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Russia's Central Bank worries about crypto ‘infection' of the broader economy

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(Kitco News) - Ksenia Yudaeva, First Deputy Chair of the Central Bank of Russia (CBR), said Russian businesses using cryptocurrencies in cross-border settlements must do so in a way that ensures crypto does not spread throughout the Russian financial system.

“Our main condition, as the Central Bank, is that the creation of such platforms does not lead to the infection of our financial system with cryptocurrencies and does not create a stir in society associated with the desire to hold [digital assets],” she told the Eurasian Economic Forum on Wednesday.

“We have always been, are and remain against encouraging or allowing the use of cryptocurrencies within Russia, but we believe that cryptocurrencies and digital assets can be used in international trade,” Yudaeva said.

While the CBR has repeatedly expressed its disapproval of “private cryptocurrencies” such as Bitcoin, it began allowing them to be used by companies and individuals in September to settle cross-border transactions after Russian banks were cut off from their foreign counterparts.

On April 20, members of the Russian Duma submitted amendments to the law on experimental legal regimes in the field of digital innovation which allow the Central Bank to create an experimental platform for the use of cryptocurrencies and digital financial assets (DFA) in international settlements.

“This is supposed to work out the use of digital financial assets for international settlements,” said Elvira Nabiullina, the head of the Russian Central Bank Nabiullina at the time, while reiterating that settlements in cryptocurrency within the country are still illegal.

But despite their policy safeguards, the Central Bank’s own research shows that Russian citizens are increasingly turning to cryptocurrencies as their preferred store of value.

The results of the CBR’s latest nationwide survey of consumer and household finances published March 31 revealed that Russian families now hold more wealth in crypto assets than mutual funds or gold.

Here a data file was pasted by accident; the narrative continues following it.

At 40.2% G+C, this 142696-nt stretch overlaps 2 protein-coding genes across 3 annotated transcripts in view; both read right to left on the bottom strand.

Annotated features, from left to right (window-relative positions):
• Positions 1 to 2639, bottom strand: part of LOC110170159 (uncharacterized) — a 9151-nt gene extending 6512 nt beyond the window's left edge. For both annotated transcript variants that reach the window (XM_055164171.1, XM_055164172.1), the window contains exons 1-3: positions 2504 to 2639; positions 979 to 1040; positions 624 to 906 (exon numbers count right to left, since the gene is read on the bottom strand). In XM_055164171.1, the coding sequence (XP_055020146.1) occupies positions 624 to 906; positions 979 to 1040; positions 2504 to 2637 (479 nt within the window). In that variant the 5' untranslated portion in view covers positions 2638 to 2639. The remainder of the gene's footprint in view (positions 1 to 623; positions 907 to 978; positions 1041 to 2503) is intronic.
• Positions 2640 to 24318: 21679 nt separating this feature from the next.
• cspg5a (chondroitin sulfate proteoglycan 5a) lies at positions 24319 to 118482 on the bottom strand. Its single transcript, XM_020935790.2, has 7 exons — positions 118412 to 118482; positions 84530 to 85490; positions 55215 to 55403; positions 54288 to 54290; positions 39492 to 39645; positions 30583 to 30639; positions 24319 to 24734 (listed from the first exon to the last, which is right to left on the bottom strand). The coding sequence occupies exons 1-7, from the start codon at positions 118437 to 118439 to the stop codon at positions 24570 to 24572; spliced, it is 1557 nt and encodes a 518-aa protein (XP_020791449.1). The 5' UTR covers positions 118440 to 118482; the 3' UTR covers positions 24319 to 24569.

The survey, which has been conducted every two years since 2013, included more than 6,000 households and over 12,000 individuals in 38 regions across Russia. The report included data collected from April to August 2022 and compared it to figures in the previous study from 2020.

The survey showed that Russian households held a median average value of 17,500 rubles (~$225) worth of crypto assets, with more than half of families reporting holdings that exceeded the survey’s reporting threshold.

More than 65% of the households surveyed indicated that they had financial assets of some kind, with a median value of 15,700 rubles ($200). Additionally, 64.5% of these households also held savings in a bank, with a median average of 15,000 rubles.

Breaking the statistics down further, the results show that 0.4% of the families surveyed indicated that they hold Bitcoin and/or other cryptocurrencies. While this number is small when compared to the total population, these crypto holdings actually surpassed those of gold and mutual funds, which each recorded a 0.3% rate within the Russian population.

The findings of this study are at odds with previous government estimates which put Russian crypto adoption at only 12% of the population.

Russia has seen an uptick in its activities related to cryptocurrencies since the start of the war in Ukraine as the nascent asset class provides a workaround to Western sanctions, which included Russian banks being cut off from the SWIFT banking system.

Russian lawmakers are also currently working on plans to launch a national crypto exchange by the end of the second quarter, and they are in ongoing talks with lawmakers in Iran to develop a gold-backed stablecoin to be used as a means of payment in foreign trade settlements in place of the dollar, the Russian ruble, or the Iranian rial.

In April 2022, the International Monetary Fund warned that Russia could use the crypto ecosystem to get around the Western sanctions that have been imposed on the country since it invaded Ukraine in February of last year.

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